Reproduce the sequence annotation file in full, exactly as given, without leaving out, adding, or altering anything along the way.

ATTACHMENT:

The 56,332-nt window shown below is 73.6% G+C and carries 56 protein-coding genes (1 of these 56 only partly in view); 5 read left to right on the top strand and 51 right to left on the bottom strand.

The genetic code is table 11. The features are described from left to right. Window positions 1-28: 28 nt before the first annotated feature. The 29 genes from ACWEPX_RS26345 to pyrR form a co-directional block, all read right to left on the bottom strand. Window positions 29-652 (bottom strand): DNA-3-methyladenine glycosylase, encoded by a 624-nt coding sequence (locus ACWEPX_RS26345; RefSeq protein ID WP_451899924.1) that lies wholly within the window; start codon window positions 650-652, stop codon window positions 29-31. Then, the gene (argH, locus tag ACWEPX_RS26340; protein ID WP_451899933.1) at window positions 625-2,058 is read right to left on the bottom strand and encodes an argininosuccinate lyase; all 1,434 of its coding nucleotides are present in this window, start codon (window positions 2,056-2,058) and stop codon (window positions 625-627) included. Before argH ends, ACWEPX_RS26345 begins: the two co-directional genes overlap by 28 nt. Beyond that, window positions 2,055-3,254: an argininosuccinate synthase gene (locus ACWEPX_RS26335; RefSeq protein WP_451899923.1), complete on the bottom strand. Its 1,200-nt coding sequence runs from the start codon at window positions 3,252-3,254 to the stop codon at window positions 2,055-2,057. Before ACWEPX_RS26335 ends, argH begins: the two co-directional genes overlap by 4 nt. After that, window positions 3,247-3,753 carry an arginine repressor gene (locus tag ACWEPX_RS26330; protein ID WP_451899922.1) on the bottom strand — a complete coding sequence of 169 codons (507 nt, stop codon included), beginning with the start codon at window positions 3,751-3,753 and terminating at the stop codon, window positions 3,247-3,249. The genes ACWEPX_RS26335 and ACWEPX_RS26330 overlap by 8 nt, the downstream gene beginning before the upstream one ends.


The 56,332-nt window shown below is 73.6% G+C and carries 56 protein-coding genes (1 of these 56 only partly in view); 5 read left to right on the top strand and 51 right to left on the bottom strand.

The genetic code is table 11. The features are described from left to right. Window positions 1-28: 28 nt before the first annotated feature. The 29 genes from ACWEPX_RS26345 to pyrR form a co-directional block, all read right to left on the bottom strand. Window positions 29-652 (bottom strand): DNA-3-methyladenine glycosylase, encoded by a 624-nt coding sequence (locus ACWEPX_RS26345; RefSeq protein ID WP_451899924.1) that lies wholly within the window; start codon window positions 650-652, stop codon window positions 29-31. Then, the gene (argH, locus tag ACWEPX_RS26340; protein ID WP_451899933.1) at window positions 625-2,058 is read right to left on the bottom strand and encodes an argininosuccinate lyase; all 1,434 of its coding nucleotides are present in this window, start codon (window positions 2,056-2,058) and stop codon (window positions 625-627) included. Before argH ends, ACWEPX_RS26345 begins: the two co-directional genes overlap by 28 nt. Beyond that, window positions 2,055-3,254: an argininosuccinate synthase gene (locus ACWEPX_RS26335; RefSeq protein WP_451899923.1), complete on the bottom strand. Its 1,200-nt coding sequence runs from the start codon at window positions 3,252-3,254 to the stop codon at window positions 2,055-2,057. Before ACWEPX_RS26335 ends, argH begins: the two co-directional genes overlap by 4 nt. After that, window positions 3,247-3,753 carry an arginine repressor gene (locus tag ACWEPX_RS26330; protein ID WP_451899922.1) on the bottom strand — a complete coding sequence of 169 codons (507 nt, stop codon included), beginning with the start codon at window positions 3,751-3,753 and terminating at the stop codon, window positions 3,247-3,249. The genes ACWEPX_RS26335 and ACWEPX_RS26330 overlap by 8 nt, the downstream gene beginning before the upstream one ends.